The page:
Jean Cavaillès, The Second Davos University Conference – new translation at Urbanomic. This is the event where Martin Heidegger and Ernst Cassirer had their debate.
The translation is to mark the new translation of Jean Cavaillès, On Logic and the Theory of Science – Urbanomic, 2021 (UK sales; US sales), translated by Knox Peden and Robin Mackay. Preface by Gaston Bachelard. Introductory notice by Georges Canguilhem and Charles Ehresmann. Introduction by Knox Peden.
There is also a discussion of the book with Robin Mackay, Knox Peden and Matt Hare here.
… we present a young Jean Cavaillès’s report on the Second Davos University Conference, Easter 1929—the setting for a now legendary confrontation between Ernst Cassirer and Martin Heidegger.
[Originally published as ‘Les deuxièmes Cours Universitaire de Davos’, in Die II. Davoser Hochshulkurser. Les IImes Cours Universitaires de Davos du 17 mars au 6 avril 1929 (Davos: Kommissionsverlag, Heintz, Neu, & Zahn, 1929), 65–81.]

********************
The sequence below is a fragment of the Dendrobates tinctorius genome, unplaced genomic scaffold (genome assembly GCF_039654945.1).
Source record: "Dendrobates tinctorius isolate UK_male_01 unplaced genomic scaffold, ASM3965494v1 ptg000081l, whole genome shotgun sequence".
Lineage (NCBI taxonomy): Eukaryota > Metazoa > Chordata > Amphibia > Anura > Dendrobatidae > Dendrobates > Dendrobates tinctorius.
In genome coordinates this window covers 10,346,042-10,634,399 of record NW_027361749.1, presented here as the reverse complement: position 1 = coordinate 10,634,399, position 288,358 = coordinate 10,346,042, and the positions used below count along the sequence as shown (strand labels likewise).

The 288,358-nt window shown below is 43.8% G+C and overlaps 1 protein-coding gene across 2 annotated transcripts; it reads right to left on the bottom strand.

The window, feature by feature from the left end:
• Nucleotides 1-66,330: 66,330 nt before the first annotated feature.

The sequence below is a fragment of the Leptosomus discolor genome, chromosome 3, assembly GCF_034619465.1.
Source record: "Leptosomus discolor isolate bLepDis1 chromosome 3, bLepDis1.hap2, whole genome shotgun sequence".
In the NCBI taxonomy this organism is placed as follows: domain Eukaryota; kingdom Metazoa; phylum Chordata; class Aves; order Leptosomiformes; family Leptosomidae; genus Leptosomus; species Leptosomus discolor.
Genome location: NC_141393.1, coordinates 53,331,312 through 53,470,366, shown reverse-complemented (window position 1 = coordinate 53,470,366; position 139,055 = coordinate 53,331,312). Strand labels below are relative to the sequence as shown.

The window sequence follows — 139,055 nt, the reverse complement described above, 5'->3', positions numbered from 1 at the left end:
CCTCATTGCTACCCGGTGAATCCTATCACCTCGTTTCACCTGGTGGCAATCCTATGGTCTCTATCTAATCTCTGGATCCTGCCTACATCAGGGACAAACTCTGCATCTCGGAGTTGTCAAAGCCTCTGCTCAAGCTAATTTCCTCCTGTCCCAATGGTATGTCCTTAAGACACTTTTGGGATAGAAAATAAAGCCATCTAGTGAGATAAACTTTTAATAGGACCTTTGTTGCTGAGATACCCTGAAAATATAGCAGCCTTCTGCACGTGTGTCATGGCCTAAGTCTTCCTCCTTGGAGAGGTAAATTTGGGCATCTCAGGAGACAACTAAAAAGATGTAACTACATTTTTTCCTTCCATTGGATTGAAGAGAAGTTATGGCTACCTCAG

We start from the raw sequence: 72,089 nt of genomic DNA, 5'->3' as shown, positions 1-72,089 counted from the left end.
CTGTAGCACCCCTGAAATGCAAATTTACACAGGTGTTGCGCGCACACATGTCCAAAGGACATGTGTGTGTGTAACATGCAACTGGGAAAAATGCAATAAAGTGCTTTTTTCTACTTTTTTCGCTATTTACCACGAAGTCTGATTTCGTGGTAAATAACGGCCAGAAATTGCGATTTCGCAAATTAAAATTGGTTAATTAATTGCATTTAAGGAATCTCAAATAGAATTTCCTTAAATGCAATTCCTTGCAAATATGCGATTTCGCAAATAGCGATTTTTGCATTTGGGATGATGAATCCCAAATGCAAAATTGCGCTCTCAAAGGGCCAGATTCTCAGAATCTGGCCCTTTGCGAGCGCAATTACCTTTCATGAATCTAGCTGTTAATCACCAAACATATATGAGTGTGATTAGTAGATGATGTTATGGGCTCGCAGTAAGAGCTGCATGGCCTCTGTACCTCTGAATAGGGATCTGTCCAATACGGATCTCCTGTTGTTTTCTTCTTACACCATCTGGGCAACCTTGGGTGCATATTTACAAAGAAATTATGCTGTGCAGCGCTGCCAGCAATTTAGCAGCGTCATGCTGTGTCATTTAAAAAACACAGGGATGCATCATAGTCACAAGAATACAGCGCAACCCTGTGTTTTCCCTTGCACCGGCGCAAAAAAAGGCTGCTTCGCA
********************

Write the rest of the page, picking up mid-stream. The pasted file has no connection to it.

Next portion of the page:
With its stringent critiques of Kantianism, logicism, and Husserlian phenomenology, Jean Cavaillès’s On Logic and the Theory of Science, written in 1942-43, seeks to clear the ground for what was to be a full account of his philosophy of ‘mathematical experience’. Central to this philosophy is the need to reconcile the fact that mathematics unfolds as a ‘becoming’ with the necessity of its ‘concatenations’—both the chains of reasoning internal to mathematical theories and those that govern the order of their discovery. Cavaillès, that is, shuns any suggestion of a static, eternal register in which mathematical necessity could ultimately be isolated from the unfolding of these concatenations, or from the work that enables them to be formulated; but he also refuses to make the becoming of mathematics conditional upon either the consciousness within which it emerges or the symbols in which it is embodied. In other words, for Cavaillès, to insist on the autonomy of mathematics entails that the combined necessity and processual character of mathematics can be grounded neither in a final instance of consciousness nor in an apodictic set of operations reducible to formal tautology...